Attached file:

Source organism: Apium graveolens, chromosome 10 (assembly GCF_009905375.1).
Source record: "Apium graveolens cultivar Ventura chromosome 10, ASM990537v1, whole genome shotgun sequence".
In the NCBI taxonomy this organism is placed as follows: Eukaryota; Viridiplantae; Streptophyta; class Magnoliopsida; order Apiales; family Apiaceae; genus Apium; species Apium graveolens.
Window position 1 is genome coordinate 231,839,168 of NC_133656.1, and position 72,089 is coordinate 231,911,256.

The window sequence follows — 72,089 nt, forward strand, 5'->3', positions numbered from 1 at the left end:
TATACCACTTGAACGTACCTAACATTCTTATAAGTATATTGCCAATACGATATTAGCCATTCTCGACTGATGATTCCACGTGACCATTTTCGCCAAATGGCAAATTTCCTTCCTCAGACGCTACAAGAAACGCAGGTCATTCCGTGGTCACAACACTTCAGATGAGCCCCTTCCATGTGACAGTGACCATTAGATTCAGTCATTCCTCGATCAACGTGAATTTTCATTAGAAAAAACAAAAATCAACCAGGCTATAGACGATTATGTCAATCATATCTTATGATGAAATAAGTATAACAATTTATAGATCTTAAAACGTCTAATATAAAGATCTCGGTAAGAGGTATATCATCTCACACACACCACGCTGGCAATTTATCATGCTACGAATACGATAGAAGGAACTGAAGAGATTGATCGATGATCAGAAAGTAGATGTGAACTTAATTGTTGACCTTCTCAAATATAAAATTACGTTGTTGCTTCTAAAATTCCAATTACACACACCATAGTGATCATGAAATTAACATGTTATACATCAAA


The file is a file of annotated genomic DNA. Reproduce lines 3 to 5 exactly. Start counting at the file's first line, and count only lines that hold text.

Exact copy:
In the NCBI taxonomy this organism is placed as follows: Eukaryota; Viridiplantae; Streptophyta; class Magnoliopsida; order Apiales; family Apiaceae; genus Apium; species Apium graveolens.
Window position 1 is genome coordinate 231,839,168 of NC_133656.1, and position 72,089 is coordinate 231,911,256.

The window sequence follows — 72,089 nt, forward strand, 5'->3', positions numbered from 1 at the left end: